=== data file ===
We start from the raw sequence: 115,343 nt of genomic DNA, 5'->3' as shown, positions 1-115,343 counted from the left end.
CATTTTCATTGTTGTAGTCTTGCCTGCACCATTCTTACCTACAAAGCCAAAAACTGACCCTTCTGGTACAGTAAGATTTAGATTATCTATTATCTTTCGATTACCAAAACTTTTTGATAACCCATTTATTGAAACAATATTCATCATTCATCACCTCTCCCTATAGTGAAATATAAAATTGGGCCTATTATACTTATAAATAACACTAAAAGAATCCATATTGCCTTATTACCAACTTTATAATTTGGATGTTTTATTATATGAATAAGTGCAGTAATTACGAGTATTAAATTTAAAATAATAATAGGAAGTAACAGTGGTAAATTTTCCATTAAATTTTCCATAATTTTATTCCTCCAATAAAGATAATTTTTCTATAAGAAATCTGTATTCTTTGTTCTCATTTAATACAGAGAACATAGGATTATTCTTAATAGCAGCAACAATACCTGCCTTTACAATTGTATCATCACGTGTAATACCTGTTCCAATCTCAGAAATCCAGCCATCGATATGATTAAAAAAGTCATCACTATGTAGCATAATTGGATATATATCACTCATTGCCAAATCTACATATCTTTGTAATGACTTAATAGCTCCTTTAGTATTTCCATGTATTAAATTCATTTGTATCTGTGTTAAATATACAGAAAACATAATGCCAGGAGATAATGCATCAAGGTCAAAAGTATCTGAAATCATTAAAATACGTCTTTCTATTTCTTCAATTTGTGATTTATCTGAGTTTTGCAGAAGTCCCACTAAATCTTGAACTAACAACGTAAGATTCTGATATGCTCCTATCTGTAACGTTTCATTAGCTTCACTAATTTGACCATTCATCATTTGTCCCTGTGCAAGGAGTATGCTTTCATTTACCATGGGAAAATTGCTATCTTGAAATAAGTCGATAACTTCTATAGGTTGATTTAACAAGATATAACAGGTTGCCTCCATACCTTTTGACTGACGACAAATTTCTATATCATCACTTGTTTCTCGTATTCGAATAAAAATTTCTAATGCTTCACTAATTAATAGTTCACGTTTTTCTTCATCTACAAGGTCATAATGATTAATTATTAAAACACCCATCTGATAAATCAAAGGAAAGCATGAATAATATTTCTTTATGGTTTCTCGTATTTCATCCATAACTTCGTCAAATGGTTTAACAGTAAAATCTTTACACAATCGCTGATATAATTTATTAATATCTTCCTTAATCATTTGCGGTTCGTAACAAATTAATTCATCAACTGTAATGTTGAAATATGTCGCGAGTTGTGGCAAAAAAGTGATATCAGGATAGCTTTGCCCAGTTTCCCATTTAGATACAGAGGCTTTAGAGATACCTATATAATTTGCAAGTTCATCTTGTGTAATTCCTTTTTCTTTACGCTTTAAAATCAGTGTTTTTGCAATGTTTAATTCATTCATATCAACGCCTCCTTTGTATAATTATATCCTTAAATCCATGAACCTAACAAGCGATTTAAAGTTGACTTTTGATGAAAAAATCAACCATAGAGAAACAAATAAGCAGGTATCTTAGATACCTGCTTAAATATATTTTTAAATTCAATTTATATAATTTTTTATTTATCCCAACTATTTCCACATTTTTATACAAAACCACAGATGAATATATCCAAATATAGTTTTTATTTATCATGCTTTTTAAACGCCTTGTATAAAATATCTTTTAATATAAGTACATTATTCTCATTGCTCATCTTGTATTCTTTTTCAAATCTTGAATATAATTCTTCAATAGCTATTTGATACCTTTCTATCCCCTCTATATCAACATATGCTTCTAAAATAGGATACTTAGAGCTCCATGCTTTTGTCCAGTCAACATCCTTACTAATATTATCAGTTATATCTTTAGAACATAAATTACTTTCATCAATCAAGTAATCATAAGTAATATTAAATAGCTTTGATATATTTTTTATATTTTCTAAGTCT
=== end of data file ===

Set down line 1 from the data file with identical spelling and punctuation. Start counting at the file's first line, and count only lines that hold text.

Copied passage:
We start from the raw sequence: 115,343 nt of genomic DNA, 5'->3' as shown, positions 1-115,343 counted from the left end.